Recipe: cheater flan
This was supposed to be my week of relaxation. By relaxation, I mean getting shit done on my todo novel (it is no longer a list). But Mr. Tooth isn’t having any of that and we went in for a root canal today. It’s not all Tooth’s fault because I hadn’t seen Leyla in months and then there are things going on tomorrow and tentative things going on Friday with tons of medical appointments sprinkled in between for good measure and then I land face first on the weekend wondering where the hell my week went?
my week went straight into a roiling mass of hell
I used to have a fear of making caramelized sugar. Then I mastered it – at sea level. Then I moved to nose-bleed Colorado and bricked about 4 batches of caramelized sugar before I learned that a little acid (cream of tartar or lemon juice) helps to
pour dangerous caramelized sugar and coat the ramekin
The flan recipe I have was snarfed from a professor in graduate school. It’s easy. It’s straightforward. When I began baking seriously, I realized it is a cheater recipe of sorts. But I still like it.
extract instead of bean
Typically, I make one giant flan. These days, the beauty of the single serving means easier storage in the refrigerator and easier distribution to friends and neighbors.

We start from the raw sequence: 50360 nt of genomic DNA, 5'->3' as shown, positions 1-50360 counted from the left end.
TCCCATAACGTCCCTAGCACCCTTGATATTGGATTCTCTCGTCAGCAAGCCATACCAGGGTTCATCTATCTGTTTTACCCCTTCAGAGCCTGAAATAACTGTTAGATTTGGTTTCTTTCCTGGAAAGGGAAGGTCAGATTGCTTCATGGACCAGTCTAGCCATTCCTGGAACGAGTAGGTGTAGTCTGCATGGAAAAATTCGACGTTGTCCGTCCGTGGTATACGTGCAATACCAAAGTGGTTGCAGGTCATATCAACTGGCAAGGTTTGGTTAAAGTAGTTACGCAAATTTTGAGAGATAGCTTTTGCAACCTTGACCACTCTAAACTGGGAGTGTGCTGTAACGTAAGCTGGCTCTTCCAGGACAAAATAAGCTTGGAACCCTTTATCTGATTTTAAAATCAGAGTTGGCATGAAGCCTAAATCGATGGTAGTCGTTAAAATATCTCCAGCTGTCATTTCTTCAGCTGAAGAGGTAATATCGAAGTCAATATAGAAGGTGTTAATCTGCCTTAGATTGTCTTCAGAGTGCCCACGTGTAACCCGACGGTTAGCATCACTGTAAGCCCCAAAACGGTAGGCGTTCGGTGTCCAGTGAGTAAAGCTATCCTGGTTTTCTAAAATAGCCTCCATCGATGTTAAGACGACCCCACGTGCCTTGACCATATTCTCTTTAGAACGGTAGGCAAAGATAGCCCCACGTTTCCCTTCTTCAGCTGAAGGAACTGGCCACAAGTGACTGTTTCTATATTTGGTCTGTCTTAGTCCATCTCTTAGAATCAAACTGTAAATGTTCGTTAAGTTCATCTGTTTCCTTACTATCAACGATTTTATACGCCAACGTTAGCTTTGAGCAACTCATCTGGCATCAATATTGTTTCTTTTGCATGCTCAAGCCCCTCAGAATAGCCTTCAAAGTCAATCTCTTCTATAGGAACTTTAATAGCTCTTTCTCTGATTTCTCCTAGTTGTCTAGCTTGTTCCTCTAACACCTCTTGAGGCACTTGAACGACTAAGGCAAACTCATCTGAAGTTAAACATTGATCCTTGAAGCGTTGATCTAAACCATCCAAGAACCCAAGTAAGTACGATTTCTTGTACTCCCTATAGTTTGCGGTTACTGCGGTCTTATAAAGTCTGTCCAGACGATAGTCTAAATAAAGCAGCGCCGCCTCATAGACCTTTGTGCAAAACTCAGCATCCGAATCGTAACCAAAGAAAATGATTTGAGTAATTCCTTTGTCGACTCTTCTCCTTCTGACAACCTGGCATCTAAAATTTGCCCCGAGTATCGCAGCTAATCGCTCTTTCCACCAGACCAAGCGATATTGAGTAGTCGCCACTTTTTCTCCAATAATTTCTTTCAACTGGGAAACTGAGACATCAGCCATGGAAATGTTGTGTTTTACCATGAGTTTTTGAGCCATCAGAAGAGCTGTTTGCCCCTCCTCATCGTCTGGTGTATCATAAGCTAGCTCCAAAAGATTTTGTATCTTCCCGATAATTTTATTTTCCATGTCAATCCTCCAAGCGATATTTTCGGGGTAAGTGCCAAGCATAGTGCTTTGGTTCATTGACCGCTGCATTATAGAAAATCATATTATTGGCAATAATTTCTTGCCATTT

straining the mixture
My roasting pan serves double duty and does a great job as hot water bath for all manner of desserts. Did I mention that I picked up an organic turkey?
ready for the hot water bath (turkey not pictured)
When the flans are done, I let them cool for a few hours and then place them in the refrigerator for several more hours.
The release is always the maddening part for me as it sometimes comes out less than perfect. Jeremy asked why I don’t just serve it in the ramekin and I told him that was stupid. I unmolded three of the flans before I got a good one to shoot.
lovely, creamy, dreamy
1 cup sugar
1/4 cup water
1/4 tsp cream of tartar (optional)
1 can (14 oz.) sweetened condensed milk
2 tsps vanilla
3 cups milk
Dissolve the sugar and cream of tartar in the water, stirring over low heat in a saucepan. Increase the heat to medium high. DO NOT STIR. Allow the mixture to boil until caramel color begins to appear – usually 5 minutes or so. When sugar is a deep caramel color, remove from heat and pour into a 9-inch round baking pan or quickly pour into 6 small ramekins and carefully swirl the caramel around to coat the sides. Set the pan(s) aside. Meanwhile whisk eggs in a large bowl. Then mix in vanilla and sweetened condensed milk. Stir in the milk. Strain custard into the pan or ramekins. Set the pan or ramekins in a water bath up to 1/2 or 3/4 of their height in an oven at 400°F. Bake the 9-inch for 50 minutes or until a knife inserted comes out clean. Bake the ramekins for about 35 minutes or until a knife inserted comes out clean. Cool the flan until room temperature (a couple of hours) and then refrigerate for 12 hours. Loosen the sides of the flan with a knife. Invert the pan or ramekin onto a plate and let the flan release.